Anis Ali, a Muslim, worked for the Heathrow Express which was at the relevant time run by the first respondent, Heathrow Express Operating Company Ltd. The second respondent, Redline Assured Security Ltd, was responsible for carrying out security checks at the airport and the Heathrow Express stations. The checks involved creating and leaving suspicious objects to test how security officers responded to them, and in August 2017 it carried out a test using a bag containing a box, some electric cable and, visible at the top, a piece of paper with the words “Allahu Akbar” written in Arabic. Subsequently, the Operating Company sent an e-mail reporting on the results of the test and including images of the bag and the note to a group of employees – including Mr Ali.
Mr Ali complained to an employment tribunal that Redline’s conduct had amounted either to direct discrimination against him or to harassment by reference to his religion as defined in the Equality Act 2010 and that because Redline had acted as the Operating Company’s agent both respondents were liable to him for their conduct. The lower tribunal concluded that their conduct had amounted neither to direct discrimination nor to harassment by effect because, in using that phrase, Redline had not been seeking to associate Islam with terrorism but had been using it in the context of recent incidents where the phrase had been used: Redline’s security team “were not seeking to associate Islam with terrorism – instead they were seeking to produce a suspicious item based on possible threats to the airport” [ET judgment at 55]. In Ali v Heathrow Express Operating Company Ltd & Anor (Harassment)  EAT 54, he appealed against the rejection of his harassment complaint on the grounds that it was either perverse or insufficiently reasoned.
It was argued for Mr Ali that religious discrimination could take the form of stereotyping and, in particular, the stereotyping of Muslims as likely terrorists “by false association with acts of terrorism carried out by a tiny number of extremists”  and that just because the phrase “Allahu Akbar” had been used by extremists in a small number of terrorist attacks did not make it legitimate to use it to reinforce the suspicious nature of a package  and the lower tribunal’s conclusion on the point had been perverse By using that phrase, Redline’s security team were obviously linking Islam with terrorism , Mr Ali could not have known what the team’s intention was and, in any case, its motive was irrelevant.
For the respondents, it was argued that “regrettably, the phrase had been used in connection with recent terrorist attacks” and it had been legitimate for Redline to draw on known threats and matters connected with previous terrorist incidents to make the package appear suspicious. Further, Mr Ali had not been on duty that day, it could not be said that the exercise was particularly directed at him, and he learned of it only from the e-mail reporting the outcome of the test . The perversity hurdle was only surmounted if no reasonable tribunal, applying the correct legal test, could have reached the conclusion that the lower tribunal had reached; and the EAT concluded that that hurdle had not been surmounted in this case.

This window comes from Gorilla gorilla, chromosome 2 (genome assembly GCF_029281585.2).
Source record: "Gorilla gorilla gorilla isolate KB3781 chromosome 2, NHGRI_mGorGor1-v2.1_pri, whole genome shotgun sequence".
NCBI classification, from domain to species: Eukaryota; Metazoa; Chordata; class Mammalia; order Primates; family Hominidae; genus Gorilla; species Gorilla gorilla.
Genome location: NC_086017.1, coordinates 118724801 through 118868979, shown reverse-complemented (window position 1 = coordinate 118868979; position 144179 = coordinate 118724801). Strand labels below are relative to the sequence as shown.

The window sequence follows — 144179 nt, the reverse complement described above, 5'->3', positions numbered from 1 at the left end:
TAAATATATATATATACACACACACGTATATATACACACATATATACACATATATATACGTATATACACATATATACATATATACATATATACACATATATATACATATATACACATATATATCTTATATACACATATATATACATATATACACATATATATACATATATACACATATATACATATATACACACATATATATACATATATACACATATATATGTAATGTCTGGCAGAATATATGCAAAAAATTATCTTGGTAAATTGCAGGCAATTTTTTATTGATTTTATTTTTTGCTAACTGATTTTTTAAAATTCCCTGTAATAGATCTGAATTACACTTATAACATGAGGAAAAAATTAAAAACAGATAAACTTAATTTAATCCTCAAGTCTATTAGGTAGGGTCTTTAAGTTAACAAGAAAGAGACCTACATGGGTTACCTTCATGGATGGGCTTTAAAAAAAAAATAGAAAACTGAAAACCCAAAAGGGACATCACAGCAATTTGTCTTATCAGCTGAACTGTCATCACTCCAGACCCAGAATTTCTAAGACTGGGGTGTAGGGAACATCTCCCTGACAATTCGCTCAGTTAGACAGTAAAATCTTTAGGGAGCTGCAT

It had been argued for Mr Ali that the use of “Allahu Akbar” had been particularly insensitive and offensive to him, not merely because it referenced Islam but because of its sacred nature and significance. The EAT did not accept that it had been perverse not to regard the Redline’s conduct as amounting in itself to the stereotyping of Muslims generally as terrorists or terrorist sympathisers; however:
“we do understand that he also says that, because such stereotyping is a significant and serious blight on the lives of Muslims, the use of these words in this context was particularly charged for him, more than, say, the use of an animal-rights slogan co-opted by some terrorists would be for a vegan. However, we cannot say that these features point to the conclusion that the tribunal could only properly have found that the claimant’s perception that the conduct had the effects on him of the kind referred to in section 26(1)(b) was a reasonable one” .
As to the argument that the employment tribunal’s reasons for its findings had been inadequate:
“there is no reason at all to suppose that the tribunal’s failure to mention these propositions – that the vast majority of Muslims do not behave in the manner of the terrorist extremists, or support them, that it is wrong to tarnish Muslims generally by using their sacred terms in association with possible terrorist acts, and that law-abiding Muslims would be deeply offended by the association of their religion with terrorism – was because it had failed to consider them, or took issue with them as such. Their nature is such that the tribunal did not need to confirm if it regarded them as uncontroversial as such” .
In terms of the relevant law, the employment tribunal had set out all the relevant facts 
The EAT concluded at :
“We appreciate the strength of feeling that the claimant plainly has about this matter, and about matters more generally concerning the treatment of Muslims in society. But the task of the tribunal was to consider whether the conduct of the second respondent of which he complained amounted to harassment as that term is defined in section 26 of the 2010 Act. The EAT can only interfere with its decision if it erred in law. We have concluded that the tribunal’s decision was neither in the legal sense perverse nor insufficiently reasoned.”
Both grounds failed and the appeal was dismissed .